The decapitated head of Tutankhamun is a pitiful sight. When his tomb was discovered in 1922 by Howard Carter and his team, the world went dizzy with excitement.
Suddenly, the western world was utterly enthralled with this ‘new found’ ancient civilisation and the story of the boy who became a pharaoh captured the imagination of millions of people almost over night.
But the sad fact remains that Tutankhamun’s body was not treated especially well when it was first found.
Due to the oils and resins used during his mummification and burial, Tut’s mummy was fused to the sides of his coffin. Carter decided to move the mummy into the hot Egyptian sun to try to soften the resin. When this didn’t work, the men in charge, including Carter, cut his body out, resulting in catastrophic damage being done to his ancient body.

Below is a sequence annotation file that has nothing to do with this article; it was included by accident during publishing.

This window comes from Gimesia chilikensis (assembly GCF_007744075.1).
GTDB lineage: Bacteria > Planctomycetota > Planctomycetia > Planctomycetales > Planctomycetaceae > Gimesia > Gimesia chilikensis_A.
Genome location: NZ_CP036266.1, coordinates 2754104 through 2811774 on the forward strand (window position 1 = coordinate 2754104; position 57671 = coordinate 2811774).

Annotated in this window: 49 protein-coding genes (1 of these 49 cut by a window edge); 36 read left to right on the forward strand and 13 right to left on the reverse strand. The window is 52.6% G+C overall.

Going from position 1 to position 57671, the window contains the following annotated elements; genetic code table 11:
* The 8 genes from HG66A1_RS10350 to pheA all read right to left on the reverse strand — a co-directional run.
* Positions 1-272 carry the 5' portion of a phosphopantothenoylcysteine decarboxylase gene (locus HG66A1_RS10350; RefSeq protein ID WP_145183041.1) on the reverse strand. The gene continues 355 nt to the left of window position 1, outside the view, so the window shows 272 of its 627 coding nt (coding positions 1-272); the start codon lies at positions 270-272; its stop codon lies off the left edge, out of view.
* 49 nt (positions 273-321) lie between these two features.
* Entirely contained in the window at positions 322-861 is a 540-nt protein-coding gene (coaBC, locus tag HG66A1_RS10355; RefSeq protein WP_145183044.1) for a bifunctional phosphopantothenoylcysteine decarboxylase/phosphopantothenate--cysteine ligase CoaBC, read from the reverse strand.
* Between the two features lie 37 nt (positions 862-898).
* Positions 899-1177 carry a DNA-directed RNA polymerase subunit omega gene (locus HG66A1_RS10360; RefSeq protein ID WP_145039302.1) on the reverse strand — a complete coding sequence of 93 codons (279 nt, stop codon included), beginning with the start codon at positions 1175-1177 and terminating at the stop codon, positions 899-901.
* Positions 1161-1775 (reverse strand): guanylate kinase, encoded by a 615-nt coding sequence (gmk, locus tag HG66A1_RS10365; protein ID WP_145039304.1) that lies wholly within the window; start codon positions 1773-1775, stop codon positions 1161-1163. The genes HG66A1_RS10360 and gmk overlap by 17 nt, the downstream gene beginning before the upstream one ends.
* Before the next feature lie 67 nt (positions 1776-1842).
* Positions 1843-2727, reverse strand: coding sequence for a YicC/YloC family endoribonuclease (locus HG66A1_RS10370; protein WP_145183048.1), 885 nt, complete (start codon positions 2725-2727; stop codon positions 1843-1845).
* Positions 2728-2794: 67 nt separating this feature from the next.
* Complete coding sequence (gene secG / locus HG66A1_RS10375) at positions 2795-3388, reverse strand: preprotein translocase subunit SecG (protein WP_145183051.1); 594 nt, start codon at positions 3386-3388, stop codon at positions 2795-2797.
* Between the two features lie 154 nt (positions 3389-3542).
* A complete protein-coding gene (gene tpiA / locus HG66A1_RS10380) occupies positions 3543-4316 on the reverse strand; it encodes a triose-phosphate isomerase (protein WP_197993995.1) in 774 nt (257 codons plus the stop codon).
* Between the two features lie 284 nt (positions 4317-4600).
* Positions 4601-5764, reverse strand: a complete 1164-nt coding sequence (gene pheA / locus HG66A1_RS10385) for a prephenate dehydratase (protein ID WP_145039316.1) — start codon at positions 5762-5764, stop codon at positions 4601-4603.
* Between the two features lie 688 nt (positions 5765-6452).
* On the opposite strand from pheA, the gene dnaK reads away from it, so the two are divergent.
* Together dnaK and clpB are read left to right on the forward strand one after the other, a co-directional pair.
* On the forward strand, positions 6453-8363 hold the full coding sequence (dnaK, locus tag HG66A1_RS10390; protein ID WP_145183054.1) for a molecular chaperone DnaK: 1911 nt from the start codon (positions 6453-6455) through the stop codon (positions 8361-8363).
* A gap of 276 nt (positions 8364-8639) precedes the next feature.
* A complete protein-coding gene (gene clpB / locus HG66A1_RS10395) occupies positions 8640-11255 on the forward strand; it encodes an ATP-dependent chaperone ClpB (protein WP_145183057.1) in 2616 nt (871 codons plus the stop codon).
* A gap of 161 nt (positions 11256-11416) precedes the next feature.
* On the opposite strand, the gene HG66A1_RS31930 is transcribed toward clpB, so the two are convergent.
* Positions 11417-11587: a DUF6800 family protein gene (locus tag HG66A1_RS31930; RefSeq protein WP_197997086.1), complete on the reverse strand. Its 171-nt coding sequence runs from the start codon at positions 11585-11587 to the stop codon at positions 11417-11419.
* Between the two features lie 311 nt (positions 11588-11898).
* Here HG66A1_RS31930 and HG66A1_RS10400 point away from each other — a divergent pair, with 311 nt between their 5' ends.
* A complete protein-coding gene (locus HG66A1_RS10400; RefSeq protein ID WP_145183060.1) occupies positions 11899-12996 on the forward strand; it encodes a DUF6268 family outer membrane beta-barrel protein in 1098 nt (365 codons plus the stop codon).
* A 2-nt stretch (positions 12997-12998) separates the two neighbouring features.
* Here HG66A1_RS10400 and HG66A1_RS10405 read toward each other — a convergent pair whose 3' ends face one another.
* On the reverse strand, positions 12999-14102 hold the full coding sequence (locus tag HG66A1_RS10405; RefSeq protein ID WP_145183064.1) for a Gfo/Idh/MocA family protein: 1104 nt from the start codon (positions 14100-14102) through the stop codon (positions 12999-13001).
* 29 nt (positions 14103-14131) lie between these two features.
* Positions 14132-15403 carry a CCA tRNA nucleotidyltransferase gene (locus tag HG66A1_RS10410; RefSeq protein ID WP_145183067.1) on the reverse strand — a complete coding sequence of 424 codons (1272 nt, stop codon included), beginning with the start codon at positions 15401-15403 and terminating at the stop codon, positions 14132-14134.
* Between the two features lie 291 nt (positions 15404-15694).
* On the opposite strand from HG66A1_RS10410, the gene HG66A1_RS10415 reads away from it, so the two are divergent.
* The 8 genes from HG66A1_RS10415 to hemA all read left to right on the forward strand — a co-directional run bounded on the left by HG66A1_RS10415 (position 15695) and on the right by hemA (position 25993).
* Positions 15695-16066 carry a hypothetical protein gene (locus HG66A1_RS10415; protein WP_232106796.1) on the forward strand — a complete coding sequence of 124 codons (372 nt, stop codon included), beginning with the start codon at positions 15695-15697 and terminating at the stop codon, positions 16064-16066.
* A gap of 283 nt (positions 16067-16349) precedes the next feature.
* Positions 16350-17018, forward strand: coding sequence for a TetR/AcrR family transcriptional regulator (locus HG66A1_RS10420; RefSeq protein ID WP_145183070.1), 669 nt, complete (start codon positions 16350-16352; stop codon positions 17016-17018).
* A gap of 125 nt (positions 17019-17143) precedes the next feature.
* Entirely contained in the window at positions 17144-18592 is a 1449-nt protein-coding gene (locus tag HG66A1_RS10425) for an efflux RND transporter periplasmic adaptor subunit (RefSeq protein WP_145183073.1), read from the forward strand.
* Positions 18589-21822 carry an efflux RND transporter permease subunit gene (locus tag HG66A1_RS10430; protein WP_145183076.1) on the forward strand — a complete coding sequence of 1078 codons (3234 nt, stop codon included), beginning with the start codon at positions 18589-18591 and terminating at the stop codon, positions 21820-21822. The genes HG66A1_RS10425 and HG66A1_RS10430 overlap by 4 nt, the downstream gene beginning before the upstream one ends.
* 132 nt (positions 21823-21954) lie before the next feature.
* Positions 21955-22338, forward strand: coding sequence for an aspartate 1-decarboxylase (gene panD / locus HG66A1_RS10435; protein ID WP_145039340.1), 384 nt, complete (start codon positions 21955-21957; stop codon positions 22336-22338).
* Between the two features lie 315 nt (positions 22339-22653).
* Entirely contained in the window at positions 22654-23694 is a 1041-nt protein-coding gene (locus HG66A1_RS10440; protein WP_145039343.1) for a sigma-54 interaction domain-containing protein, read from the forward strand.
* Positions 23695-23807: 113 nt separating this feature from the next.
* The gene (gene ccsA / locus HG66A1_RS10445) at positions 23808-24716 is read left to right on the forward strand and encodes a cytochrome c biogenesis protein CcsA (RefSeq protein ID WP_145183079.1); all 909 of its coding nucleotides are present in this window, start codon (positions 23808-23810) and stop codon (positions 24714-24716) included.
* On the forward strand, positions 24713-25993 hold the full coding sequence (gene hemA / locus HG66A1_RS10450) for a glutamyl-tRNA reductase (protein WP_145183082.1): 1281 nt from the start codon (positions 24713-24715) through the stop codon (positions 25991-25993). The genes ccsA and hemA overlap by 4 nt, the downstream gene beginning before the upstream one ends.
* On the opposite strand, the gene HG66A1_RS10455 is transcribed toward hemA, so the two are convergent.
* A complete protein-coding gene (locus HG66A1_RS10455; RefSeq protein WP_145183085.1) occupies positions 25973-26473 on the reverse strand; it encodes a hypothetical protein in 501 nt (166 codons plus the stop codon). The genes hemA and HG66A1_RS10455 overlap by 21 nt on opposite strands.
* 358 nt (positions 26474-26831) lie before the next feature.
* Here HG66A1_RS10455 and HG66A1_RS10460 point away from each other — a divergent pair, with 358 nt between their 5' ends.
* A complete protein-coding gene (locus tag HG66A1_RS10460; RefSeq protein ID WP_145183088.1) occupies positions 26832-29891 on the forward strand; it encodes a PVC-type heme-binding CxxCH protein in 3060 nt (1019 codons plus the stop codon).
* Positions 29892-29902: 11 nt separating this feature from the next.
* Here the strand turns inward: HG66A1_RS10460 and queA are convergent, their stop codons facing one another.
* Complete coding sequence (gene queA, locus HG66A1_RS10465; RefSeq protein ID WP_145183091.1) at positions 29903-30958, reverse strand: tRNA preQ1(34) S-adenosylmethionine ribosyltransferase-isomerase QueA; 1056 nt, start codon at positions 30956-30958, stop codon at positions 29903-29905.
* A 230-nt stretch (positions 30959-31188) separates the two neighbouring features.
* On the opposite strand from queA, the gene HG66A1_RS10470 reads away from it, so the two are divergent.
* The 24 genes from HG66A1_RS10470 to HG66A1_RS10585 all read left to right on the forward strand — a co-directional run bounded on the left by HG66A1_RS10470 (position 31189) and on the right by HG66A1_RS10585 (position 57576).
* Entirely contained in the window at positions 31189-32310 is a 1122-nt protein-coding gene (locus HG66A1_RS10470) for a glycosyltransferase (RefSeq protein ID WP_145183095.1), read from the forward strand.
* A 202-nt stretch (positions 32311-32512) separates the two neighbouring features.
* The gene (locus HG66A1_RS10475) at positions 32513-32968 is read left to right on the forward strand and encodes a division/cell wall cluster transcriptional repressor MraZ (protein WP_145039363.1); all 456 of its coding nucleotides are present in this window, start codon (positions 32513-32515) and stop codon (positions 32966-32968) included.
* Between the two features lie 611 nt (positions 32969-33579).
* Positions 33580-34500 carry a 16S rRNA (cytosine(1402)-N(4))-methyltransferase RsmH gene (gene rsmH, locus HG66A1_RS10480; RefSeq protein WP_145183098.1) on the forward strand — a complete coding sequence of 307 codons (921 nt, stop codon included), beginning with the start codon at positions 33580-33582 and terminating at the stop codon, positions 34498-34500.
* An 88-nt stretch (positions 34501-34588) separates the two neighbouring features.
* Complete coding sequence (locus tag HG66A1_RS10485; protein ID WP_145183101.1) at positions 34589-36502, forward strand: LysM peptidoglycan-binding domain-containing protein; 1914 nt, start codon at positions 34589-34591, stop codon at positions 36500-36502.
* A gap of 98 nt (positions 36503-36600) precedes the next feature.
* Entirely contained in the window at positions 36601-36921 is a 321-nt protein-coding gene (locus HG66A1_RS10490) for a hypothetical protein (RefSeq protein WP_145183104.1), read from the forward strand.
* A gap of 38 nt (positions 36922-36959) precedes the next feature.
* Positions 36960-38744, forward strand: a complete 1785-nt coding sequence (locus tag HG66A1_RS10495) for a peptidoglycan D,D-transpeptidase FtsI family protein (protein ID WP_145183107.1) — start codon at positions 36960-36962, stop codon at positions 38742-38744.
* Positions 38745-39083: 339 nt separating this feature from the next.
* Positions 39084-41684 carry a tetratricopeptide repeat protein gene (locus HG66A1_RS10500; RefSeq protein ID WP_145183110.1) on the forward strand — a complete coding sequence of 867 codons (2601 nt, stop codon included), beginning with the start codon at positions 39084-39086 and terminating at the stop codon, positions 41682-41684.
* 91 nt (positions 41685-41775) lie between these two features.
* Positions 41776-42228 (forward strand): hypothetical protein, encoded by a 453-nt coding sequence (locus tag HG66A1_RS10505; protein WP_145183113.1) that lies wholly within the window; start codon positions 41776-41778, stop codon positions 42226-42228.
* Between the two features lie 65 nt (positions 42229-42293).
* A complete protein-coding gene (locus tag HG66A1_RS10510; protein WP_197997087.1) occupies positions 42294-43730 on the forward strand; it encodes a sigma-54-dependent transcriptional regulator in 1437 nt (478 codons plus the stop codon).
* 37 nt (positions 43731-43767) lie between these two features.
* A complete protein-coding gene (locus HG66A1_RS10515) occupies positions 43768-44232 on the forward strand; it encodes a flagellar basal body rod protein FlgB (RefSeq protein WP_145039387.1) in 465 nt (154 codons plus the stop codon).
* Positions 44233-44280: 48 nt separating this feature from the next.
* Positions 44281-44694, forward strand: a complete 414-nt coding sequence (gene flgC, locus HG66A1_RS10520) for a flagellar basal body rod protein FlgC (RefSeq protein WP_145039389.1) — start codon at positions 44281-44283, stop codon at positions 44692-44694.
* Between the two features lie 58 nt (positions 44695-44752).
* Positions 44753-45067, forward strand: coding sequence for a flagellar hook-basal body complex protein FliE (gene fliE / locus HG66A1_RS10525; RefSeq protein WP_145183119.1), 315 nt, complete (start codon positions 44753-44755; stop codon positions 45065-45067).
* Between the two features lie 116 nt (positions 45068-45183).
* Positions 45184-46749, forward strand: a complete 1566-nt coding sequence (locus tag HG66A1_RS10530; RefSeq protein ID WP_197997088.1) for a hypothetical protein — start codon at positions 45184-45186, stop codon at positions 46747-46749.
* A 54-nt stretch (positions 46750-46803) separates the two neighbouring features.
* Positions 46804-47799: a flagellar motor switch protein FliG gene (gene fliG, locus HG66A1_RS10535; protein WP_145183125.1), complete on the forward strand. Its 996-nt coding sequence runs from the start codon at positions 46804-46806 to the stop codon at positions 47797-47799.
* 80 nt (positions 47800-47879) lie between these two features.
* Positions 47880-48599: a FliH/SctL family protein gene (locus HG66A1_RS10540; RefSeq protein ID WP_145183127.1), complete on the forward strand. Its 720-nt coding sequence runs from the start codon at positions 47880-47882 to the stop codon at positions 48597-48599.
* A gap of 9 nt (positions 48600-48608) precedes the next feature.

Even more disturbing, in order to remove his famous death mask, the boy king was separated from it by means of decapitation. This act, as destructive and disturbing as it is, meant that Tuts mask could be lifted off and analysed separately.
I find this following quote from Carter to be somewhat oxymoronic;
“I think at the moment we did not even want to break the seal [on the inner chamber of the tomb of Tutankhamun], for a feeling of intrusion had descended heavily upon us.... We felt that we were in the presence of the dead King and must do him reverence”
Carter seems to express a sense of guilt for his actions and yet the way he and his team treated Tut’s mummy displays a complete lack of ethical understanding of his remains. Valuable forensic clues and evidence may well have been lost during these initial examinations.
In the picture above, Tutankhamun’s skull is being held up by a paintbrush which is hidden with sticky tape.